Fans of TV shows featuring house-hunting, flipping, flopping, or home improvement may have noticed a new term popping up in more recent episodes: “primary bedroom.” It’s also slowly becoming the norm in real estate descriptions, and even if the term is unfamiliar at first, context clues will tell you that “primary bedroom” can — and, we argue, should — be used in place of “master bedroom.” Here’s why it’s time to make the switch.
What is a primary bedroom?
Simply put, the primary bedroom (previously known as the “master bedroom”) is the largest bedroom in a home, and often has its own attached bathroom. Sometimes, real estate listings refer to it as the “owner’s suite” or “owner’s retreat.”
The use of the term “master bedroom” has been a topic of discussion in real estate and architectural circles for years. In June 2020, the Houston Association of Realtors (HAR) became the first industry group to stop using the term, and others — located in places like Toronto, Cincinnati, and northern Kentucky — have followed suit since.
But there is not yet an industry-wide consensus. The National Association of Realtors has cited a 1995 memo from the U.S. Department of Housing and Urban Development explaining that “master bedroom” was not discriminatory, and didn’t violate fair housing laws, the New York Times reports.
What’s problematic about the term “master bedroom”?
As far as the objections to the term “master bedroom,” the one that’s most frequently cited is the association of the word “master” with slavery. For example, in August 2020, Tanna Young, a real estate agent in Houston told the New York Times that for her, the word “master” evoked images of pre-Civil War plantation life. “Especially as an African American realtor, it always sits in the back of my mind,” she said.
Other criticisms stem from the fact that in real estate terms, traditionally, the word “master” refers to a male head of the household who has domain over the rest of its inhabitants, including household staff, his children, and his wife. In fact, when the HAR announced that they were dropping the term “master bedroom” in June 2020, their statement indicated that more of their members viewed it as sexist than racist, Marketwatch reports, noting that others did see it as racist, as well.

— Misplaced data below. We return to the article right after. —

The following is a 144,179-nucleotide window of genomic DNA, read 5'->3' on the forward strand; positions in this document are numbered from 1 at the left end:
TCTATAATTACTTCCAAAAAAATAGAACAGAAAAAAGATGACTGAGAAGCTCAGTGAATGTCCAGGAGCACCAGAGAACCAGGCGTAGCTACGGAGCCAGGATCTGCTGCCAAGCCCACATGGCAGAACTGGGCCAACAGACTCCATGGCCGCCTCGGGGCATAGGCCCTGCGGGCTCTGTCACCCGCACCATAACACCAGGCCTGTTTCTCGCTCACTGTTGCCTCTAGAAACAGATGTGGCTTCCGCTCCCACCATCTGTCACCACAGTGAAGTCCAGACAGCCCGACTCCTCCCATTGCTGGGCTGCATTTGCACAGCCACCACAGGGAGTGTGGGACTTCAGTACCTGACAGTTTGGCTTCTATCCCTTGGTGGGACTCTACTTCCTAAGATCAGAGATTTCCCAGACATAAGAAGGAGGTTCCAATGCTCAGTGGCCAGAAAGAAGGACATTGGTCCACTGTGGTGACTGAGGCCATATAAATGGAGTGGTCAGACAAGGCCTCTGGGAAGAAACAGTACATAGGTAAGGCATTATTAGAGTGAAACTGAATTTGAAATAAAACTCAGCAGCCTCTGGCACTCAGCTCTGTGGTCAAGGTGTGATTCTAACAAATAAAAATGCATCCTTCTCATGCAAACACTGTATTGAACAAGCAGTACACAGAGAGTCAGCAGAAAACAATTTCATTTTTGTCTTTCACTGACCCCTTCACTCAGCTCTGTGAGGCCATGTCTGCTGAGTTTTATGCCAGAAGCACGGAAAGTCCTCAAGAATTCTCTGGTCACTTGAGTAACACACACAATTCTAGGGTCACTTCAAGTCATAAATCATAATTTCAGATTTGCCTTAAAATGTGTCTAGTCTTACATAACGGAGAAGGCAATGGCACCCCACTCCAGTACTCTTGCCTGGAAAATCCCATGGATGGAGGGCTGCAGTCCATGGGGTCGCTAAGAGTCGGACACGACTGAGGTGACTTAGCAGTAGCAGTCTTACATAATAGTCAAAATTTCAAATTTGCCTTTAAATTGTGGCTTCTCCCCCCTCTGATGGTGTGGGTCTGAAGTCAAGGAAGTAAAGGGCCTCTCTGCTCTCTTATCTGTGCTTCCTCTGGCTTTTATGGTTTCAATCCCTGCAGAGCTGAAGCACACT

In addition to real estate, the other major industry starting to make the switch is television and other media. For example, you won’t hear the term “master bedroom” on new episodes of HGTV shows, the network recently told House Beautiful (which has also ditched the term) via the following statement:
“HGTV recognises that language matters and we made the conscious decision to use more inclusive terms in our content. The network’s shows — including favourites like Fixer to Fabulous, Flip or Flop, and Good Bones — now use terms like ‘primary’ and ‘main’ when referring to the largest bedroom and bathroom in a home.”
The origins of the term ‘master bedroom’
So how long has the term “master bedroom” been around? Although its specific origins are unclear, according to Merriam-Webster, its first known use was in 1925 (though it doesn’t say where it was used). Currently, its earliest recorded use was in a 1926 Modern Homes catalogue by Sears, Roebuck and Co., back when they sold kits with all the materials needed to built a specific house, which, like the rest of their merchandise, was selected from their catalogue.
Given the timeframe, this doesn’t appear to be a direct reference to slavery, but rather a marketing technique designed to appeal to the “man of the house” (who, it was assumed, was in charge of the family’s major financial decisions).
In addition to lumber, nails, and everything else you’d need to built a house, Sears was selling the American dream of homeownership and making it far more financially accessible than it had ever been. The term “master bedroom” may have been used to reinforce the idea that owning your own home would elevate your status in society.
Does it really matter?
Predictably, the name change has prompted all the usual reactions that follow some type of shift in language away from something racist, ableist, or misogynistic, to something more inclusive.
But the criticism extends beyond the standard remarks (“Cancel culture is out of control!” or “The PC police are at it again!”) to those rooted in frustration about how much more work needs to be done to make housing more equitable.
One such comment came from musician John Legend in a June 2020 tweet. In it, he says that the “real problem” is that “realtors don’t show black people all the properties they qualify for,” and the “fake problem” is using the term “master bedroom,” ending with calling on realtors to “fix the real problem.”
Real problem: realtors don't show black people all the properties they qualify for. Fake problem: calling the master bedroom the master bedroom. Fix the real problem, realtors. https://t.co/Qq7yQ8Gb3g— John Legend (@johnlegend) June 27, 2020
Legend, as well as others who made related points, aren’t wrong: There are massive, systemic problems when it comes to access to housing in the U.S., and changing the name of a room in a house on real estate listings isn’t going to make them disappear (or even improve). Hearing a reference to a “primary bedroom” on HGTV won’t do anything to address or reverse the lasting effects of redlining and segregation.
But for many people — like Young, the Houston real estate agent we heard from earlier — the words we use everyday do matter. “More work needs to be done, we understand that, but I’m happy that steps are being taken in that direction for change to begin,” she told the New York Times in 2020. “Baby steps can lead to bigger steps.”